Health care has been at the forefront of everyone’s minds lately due to the Affordable Care Act. It’s on my mind for the same reason it has been for years: I can’t afford it. My husband and I make too much to be covered by public health insurance programs and barely – just barely – too much to take advantage of suburban Cook County’s Access to Care program (http://www.accesstocare.org). However, good insurance coverage is also out of our reach, and even though we are both healthy individuals, medical expenses are hard to budget for.
Given the state of the economy, I’m sure I’m not alone. Perhaps, like my husband, you work for a small business, and the insurance you’re offered is too expensive for your family to afford. Perhaps, like me, you’re working part-time jobs and/or are self-employed, and insurance isn’t available. I was able to join an insurance plan through a writing organization that I’m a member of, but it’s still rather pricey and it has big co-pays and deductibles. It also does not include dental or mental health care, both of which became a huge issue this month.
I got a crown earlier this year and borrowed money to pay for it. At the beginning of July, I went back to the dentist and was told I needed nearly four grand more in work. I started crying in the dentist’s chair. It was awkward for everyone. This was also the straw that broke the camel’s back for me. I’m stressed, I’m stretched thin, and it’s making me very unhappy. Again, I’m sure I’m not alone here. Having struggled with depression as a teen, I knew the signs, how important it is to seek help, and that I shouldn’t feel ashamed to ask for it. However, it still took me a long time to do so because I knew that, given my insurance situation, finding an affordable therapist would be a lot of work.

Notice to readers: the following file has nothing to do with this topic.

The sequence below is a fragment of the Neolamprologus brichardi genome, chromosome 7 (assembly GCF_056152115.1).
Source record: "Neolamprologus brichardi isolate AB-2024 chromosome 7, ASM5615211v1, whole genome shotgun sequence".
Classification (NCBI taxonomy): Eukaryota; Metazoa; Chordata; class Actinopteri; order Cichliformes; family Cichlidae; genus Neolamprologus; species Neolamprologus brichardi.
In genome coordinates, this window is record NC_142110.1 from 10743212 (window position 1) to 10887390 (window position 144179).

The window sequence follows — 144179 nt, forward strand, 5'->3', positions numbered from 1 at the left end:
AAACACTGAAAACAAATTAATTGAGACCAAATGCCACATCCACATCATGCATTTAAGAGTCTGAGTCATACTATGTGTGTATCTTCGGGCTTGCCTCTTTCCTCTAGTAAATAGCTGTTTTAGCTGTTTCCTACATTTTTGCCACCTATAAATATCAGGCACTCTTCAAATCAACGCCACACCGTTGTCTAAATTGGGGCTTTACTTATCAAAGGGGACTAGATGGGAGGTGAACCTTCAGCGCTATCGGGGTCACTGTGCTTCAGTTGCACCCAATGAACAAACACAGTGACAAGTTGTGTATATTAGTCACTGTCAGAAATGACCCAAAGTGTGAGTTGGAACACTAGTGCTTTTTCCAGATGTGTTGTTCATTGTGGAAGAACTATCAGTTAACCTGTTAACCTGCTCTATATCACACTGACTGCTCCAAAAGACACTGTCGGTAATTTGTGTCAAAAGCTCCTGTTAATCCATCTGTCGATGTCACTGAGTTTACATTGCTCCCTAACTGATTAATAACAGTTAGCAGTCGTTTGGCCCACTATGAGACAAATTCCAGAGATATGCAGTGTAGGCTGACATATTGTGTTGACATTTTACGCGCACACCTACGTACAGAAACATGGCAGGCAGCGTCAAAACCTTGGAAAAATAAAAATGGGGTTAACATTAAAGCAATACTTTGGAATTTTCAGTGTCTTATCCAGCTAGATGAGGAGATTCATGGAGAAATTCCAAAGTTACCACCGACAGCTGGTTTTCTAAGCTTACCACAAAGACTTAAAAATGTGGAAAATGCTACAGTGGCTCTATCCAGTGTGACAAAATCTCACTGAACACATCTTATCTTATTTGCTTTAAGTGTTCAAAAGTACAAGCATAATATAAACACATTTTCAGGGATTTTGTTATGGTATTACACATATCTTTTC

I wish I could say that I found a great resource to share with my fellow Forest Parkers, but the one place I found that looked promising, an organization called Thrive, only offered sliding-scale services to residents of Oak Park and River Forest. Once again, my husband and I made just slightly too much money to qualify for the programs that I looked at through the Proviso Township website (www.ptmhc.org). I do, though, urge those of you who are struggling with health care expenses to look at the resources that Proviso Township provides. I may not have been able to find what I needed, but perhaps you will.
While the Affordable Care Act has opened a national dialogue about health care, I’m cynical about it because the focus is on politics rather than basic human needs. Over the course of the past month, I’ve learned that the key is to talk about your needs with people in your own community because unlike the politicians, they actually care and relate to what you’re going through. It’s scary and humbling to admit that you can’t afford the treatment you need, but a friend of mine at the Beacon helped me find a dental discount plan and my editor at the Review pointed me to a website with therapist profiles that specify if they offer sliding-scale services (www.networktherapy.com/IL/Forest-Park-Therapists/).
When I told my hairdresser at Bertuca Salon of my woes, she handed me a free discount prescription card for a new program Proviso Township is offering through Coast2CoastRx.
There may be a gap between what is out there and what our community needs, but together we can find ways to bridge it.